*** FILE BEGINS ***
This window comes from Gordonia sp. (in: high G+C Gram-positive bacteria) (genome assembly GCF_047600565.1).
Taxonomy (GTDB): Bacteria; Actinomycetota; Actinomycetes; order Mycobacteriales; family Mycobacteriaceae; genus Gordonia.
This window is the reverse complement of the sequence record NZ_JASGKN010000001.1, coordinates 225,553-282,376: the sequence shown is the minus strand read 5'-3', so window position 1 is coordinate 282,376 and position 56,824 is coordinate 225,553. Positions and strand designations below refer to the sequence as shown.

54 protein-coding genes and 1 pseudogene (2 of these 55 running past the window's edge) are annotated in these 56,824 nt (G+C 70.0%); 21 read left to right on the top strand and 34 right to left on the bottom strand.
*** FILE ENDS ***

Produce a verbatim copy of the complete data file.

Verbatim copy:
This window comes from Gordonia sp. (in: high G+C Gram-positive bacteria) (genome assembly GCF_047600565.1).
Taxonomy (GTDB): Bacteria; Actinomycetota; Actinomycetes; order Mycobacteriales; family Mycobacteriaceae; genus Gordonia.
This window is the reverse complement of the sequence record NZ_JASGKN010000001.1, coordinates 225,553-282,376: the sequence shown is the minus strand read 5'-3', so window position 1 is coordinate 282,376 and position 56,824 is coordinate 225,553. Positions and strand designations below refer to the sequence as shown.

54 protein-coding genes and 1 pseudogene (2 of these 55 running past the window's edge) are annotated in these 56,824 nt (G+C 70.0%); 21 read left to right on the top strand and 34 right to left on the bottom strand.